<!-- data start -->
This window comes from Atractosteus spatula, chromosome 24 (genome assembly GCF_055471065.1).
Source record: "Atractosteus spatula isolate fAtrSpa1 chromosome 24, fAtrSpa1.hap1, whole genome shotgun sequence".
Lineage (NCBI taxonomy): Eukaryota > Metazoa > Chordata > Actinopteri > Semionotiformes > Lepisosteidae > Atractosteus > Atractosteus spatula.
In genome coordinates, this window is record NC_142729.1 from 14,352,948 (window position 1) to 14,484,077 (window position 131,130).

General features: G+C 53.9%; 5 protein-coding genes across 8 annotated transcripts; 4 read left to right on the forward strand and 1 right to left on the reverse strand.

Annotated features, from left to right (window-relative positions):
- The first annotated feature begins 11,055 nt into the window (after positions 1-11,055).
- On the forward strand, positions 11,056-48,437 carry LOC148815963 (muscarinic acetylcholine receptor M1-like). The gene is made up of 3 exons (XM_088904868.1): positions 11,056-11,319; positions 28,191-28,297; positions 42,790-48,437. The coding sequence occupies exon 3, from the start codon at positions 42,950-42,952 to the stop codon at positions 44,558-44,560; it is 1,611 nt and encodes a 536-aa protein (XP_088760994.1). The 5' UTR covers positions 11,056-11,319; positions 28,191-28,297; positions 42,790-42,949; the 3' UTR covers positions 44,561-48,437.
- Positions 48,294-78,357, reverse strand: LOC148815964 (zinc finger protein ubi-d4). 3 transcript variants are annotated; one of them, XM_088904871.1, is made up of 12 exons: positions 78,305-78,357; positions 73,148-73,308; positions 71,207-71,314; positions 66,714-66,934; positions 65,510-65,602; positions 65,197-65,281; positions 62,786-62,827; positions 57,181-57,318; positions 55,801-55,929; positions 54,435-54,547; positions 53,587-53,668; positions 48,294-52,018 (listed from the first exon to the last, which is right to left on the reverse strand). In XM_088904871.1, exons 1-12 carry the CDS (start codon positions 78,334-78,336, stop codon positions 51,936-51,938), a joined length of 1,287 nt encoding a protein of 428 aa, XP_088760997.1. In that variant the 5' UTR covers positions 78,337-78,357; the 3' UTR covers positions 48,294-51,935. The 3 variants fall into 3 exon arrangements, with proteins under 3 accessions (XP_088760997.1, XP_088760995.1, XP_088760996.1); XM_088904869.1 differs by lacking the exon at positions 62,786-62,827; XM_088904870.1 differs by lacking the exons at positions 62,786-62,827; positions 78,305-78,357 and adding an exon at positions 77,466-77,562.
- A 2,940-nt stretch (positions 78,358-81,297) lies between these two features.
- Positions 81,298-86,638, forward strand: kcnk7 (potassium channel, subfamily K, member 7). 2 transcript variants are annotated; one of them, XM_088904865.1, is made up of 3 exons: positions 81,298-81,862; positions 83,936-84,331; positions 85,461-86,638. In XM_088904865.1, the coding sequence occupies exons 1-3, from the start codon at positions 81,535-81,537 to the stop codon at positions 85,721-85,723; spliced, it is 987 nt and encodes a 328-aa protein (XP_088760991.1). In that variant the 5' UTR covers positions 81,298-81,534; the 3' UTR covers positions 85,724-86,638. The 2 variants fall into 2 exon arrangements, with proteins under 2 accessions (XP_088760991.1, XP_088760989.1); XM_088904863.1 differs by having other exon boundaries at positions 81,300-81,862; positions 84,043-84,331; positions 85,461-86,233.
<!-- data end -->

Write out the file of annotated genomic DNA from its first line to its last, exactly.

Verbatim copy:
This window comes from Atractosteus spatula, chromosome 24 (genome assembly GCF_055471065.1).
Source record: "Atractosteus spatula isolate fAtrSpa1 chromosome 24, fAtrSpa1.hap1, whole genome shotgun sequence".
Lineage (NCBI taxonomy): Eukaryota > Metazoa > Chordata > Actinopteri > Semionotiformes > Lepisosteidae > Atractosteus > Atractosteus spatula.
In genome coordinates, this window is record NC_142729.1 from 14,352,948 (window position 1) to 14,484,077 (window position 131,130).

General features: G+C 53.9%; 5 protein-coding genes across 8 annotated transcripts; 4 read left to right on the forward strand and 1 right to left on the reverse strand.

Annotated features, from left to right (window-relative positions):
- The first annotated feature begins 11,055 nt into the window (after positions 1-11,055).
- On the forward strand, positions 11,056-48,437 carry LOC148815963 (muscarinic acetylcholine receptor M1-like). The gene is made up of 3 exons (XM_088904868.1): positions 11,056-11,319; positions 28,191-28,297; positions 42,790-48,437. The coding sequence occupies exon 3, from the start codon at positions 42,950-42,952 to the stop codon at positions 44,558-44,560; it is 1,611 nt and encodes a 536-aa protein (XP_088760994.1). The 5' UTR covers positions 11,056-11,319; positions 28,191-28,297; positions 42,790-42,949; the 3' UTR covers positions 44,561-48,437.
- Positions 48,294-78,357, reverse strand: LOC148815964 (zinc finger protein ubi-d4). 3 transcript variants are annotated; one of them, XM_088904871.1, is made up of 12 exons: positions 78,305-78,357; positions 73,148-73,308; positions 71,207-71,314; positions 66,714-66,934; positions 65,510-65,602; positions 65,197-65,281; positions 62,786-62,827; positions 57,181-57,318; positions 55,801-55,929; positions 54,435-54,547; positions 53,587-53,668; positions 48,294-52,018 (listed from the first exon to the last, which is right to left on the reverse strand). In XM_088904871.1, exons 1-12 carry the CDS (start codon positions 78,334-78,336, stop codon positions 51,936-51,938), a joined length of 1,287 nt encoding a protein of 428 aa, XP_088760997.1. In that variant the 5' UTR covers positions 78,337-78,357; the 3' UTR covers positions 48,294-51,935. The 3 variants fall into 3 exon arrangements, with proteins under 3 accessions (XP_088760997.1, XP_088760995.1, XP_088760996.1); XM_088904869.1 differs by lacking the exon at positions 62,786-62,827; XM_088904870.1 differs by lacking the exons at positions 62,786-62,827; positions 78,305-78,357 and adding an exon at positions 77,466-77,562.
- A 2,940-nt stretch (positions 78,358-81,297) lies between these two features.
- Positions 81,298-86,638, forward strand: kcnk7 (potassium channel, subfamily K, member 7). 2 transcript variants are annotated; one of them, XM_088904865.1, is made up of 3 exons: positions 81,298-81,862; positions 83,936-84,331; positions 85,461-86,638. In XM_088904865.1, the coding sequence occupies exons 1-3, from the start codon at positions 81,535-81,537 to the stop codon at positions 85,721-85,723; spliced, it is 987 nt and encodes a 328-aa protein (XP_088760991.1). In that variant the 5' UTR covers positions 81,298-81,534; the 3' UTR covers positions 85,724-86,638. The 2 variants fall into 2 exon arrangements, with proteins under 2 accessions (XP_088760991.1, XP_088760989.1); XM_088904863.1 differs by having other exon boundaries at positions 81,300-81,862; positions 84,043-84,331; positions 85,461-86,233.